This month we celebrate employee ownership month at Hirons. An ESOP (Employee Stock Ownership Plan) is an employee benefit program that often goes unnoticed. Basically, the definition sounds much like the name—employees working hard to attain profits that, in turn, are distributed back to them in shares of stock.
I worked for an ESOP for 10 years prior to joining the ranks at Hirons & Company and the approach was very new to me. But employee ownership is on the rise in the United States and by all accounts, it’s working very well. There are currently 14.7 million participants with 8,926 ESOP or ESOP-like plans.
Hirons & Company is now four years into the transformation from a traditionally established company to an ESOP. We’ve worked with some of the best people in the U.S. to establish and manage this innovative and exciting way to run a company.
Unlike many privately-held firms, where profits and control are handled by one person, a board, or Wall Street, an ESOP uses specific government-regulated methodologies to provide employees with an opportunity to vest in the company.
The benefits are obvious. Each year, stock shares are distributed to qualified employee owners, usually at no cost to the employees, and are vested over a period of time. The stock values are determined by the performance of the firm, not by a far-away board sitting in a high rise on Madison Avenue, New York.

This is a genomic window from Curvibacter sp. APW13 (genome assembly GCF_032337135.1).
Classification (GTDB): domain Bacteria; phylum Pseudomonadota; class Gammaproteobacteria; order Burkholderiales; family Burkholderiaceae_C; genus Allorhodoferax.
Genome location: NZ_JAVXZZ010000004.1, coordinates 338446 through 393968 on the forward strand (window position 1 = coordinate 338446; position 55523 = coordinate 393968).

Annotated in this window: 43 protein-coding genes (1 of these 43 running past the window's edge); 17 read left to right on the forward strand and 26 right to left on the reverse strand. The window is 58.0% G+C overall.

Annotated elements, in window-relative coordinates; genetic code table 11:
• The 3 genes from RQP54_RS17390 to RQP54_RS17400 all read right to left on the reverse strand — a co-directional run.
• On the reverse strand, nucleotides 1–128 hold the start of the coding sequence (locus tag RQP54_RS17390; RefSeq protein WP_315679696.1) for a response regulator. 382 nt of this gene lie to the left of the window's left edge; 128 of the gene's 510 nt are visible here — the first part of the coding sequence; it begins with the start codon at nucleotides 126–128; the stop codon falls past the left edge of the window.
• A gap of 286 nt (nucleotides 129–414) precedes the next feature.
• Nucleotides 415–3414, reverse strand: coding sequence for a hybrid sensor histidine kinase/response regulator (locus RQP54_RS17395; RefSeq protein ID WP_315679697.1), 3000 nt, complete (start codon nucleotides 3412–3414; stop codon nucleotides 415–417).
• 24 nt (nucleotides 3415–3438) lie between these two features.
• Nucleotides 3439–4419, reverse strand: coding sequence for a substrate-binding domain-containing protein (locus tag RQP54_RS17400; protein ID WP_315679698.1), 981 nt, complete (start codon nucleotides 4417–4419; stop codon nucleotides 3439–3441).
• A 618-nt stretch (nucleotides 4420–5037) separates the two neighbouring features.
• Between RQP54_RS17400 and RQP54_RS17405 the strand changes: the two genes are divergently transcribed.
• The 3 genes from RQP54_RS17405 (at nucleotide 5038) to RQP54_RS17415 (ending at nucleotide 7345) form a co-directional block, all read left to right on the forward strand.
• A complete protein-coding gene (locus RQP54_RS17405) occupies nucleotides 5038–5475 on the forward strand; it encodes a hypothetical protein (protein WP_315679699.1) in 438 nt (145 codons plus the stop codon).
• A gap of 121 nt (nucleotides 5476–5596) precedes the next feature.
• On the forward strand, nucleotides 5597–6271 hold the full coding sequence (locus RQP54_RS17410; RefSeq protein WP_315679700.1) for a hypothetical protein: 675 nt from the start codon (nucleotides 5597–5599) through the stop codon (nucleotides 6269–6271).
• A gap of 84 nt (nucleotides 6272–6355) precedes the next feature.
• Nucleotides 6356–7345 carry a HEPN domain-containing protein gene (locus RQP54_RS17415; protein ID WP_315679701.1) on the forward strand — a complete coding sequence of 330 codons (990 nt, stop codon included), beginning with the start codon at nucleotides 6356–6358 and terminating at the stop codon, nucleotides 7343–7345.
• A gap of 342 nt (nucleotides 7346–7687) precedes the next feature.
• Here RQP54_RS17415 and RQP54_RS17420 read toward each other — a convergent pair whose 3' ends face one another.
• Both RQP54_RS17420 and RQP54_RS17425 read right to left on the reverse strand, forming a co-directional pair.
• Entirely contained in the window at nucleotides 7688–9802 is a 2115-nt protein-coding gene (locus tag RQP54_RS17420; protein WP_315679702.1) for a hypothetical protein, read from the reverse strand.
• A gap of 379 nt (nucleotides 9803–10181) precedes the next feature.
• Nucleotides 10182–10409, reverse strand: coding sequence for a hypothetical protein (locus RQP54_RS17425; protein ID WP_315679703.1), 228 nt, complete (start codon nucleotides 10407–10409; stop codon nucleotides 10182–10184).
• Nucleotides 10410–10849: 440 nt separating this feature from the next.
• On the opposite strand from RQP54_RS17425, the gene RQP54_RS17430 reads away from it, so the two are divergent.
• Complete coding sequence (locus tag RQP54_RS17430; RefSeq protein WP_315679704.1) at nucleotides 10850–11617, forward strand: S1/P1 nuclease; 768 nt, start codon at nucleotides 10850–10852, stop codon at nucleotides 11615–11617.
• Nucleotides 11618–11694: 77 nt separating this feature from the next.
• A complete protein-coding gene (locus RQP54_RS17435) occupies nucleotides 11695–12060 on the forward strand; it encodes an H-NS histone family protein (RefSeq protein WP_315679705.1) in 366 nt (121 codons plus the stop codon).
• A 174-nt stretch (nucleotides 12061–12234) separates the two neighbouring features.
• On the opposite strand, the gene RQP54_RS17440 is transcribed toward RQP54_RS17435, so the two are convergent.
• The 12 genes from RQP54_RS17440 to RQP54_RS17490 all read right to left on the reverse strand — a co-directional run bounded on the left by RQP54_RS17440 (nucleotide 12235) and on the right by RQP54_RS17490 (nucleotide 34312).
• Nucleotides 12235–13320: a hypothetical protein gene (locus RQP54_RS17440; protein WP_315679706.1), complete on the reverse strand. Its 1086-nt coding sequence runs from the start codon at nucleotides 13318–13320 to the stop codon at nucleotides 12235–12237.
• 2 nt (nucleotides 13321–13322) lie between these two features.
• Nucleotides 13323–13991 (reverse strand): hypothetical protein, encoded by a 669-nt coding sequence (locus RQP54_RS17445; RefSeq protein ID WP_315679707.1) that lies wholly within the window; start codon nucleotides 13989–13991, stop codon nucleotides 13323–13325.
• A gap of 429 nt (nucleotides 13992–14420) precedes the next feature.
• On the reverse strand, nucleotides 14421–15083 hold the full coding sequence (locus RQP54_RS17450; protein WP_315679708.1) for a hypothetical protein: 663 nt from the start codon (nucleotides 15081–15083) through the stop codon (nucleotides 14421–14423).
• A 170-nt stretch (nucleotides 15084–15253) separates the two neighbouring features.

Work hard, reap benefits. Work hard, gain equity in the company. Not a bad deal, is it?
Today, with Millennials accumulating in the workplace, companies are trying to find a way to build loyalty and longevity among their employees. The stereotype is that the average young professional is changing jobs more often than their jeans, and it’s a very expensive process to be constantly hiring and losing employees.
An ESOP operates much like a 401K retirement plan. So, while the stock benefit may be substantial, it’s not readily available to the employees like a cash bonus. This may be why some employee owned companies are not seeing the ESOP as “golden handcuffs” to keep valued employees around. But for those willing to invest and stick with the company, things can be pretty rosy in the future. Again, this is a positive outlook based upon company performance.
“I’m a young professional with a degree, energy and stick-to-itiveness and the Hirons ESOP works for me,” states Courtney Smallwood, the new business manager at Hirons. “Today, it’s often short attention span theatre with my peers when it comes to settling into a job. I prefer to be steady and stable in a position with growth opportunity, which is exactly what Hirons provides with its ESOP.”
ESOP’s have increased in popularity to the point that how-to seminars are popping up like daffodils in the spring. It seems that many firms, struggling to justify traditional organizational frameworks, are turning to this progressive and employee-centric model. The U.S. government is involved in ESOP’s too (well, what is the government not involved in?). The Department of Labor has a large number of employees dedicated to regulating ESOP’s and ensuring correct valuations and prohibited transactions.
Business in America is constantly evolving to meet customer demands. An ESOP is an important tool in the box when it comes to being malleable in the marketplace and attracting and keeping the best-in-class employees.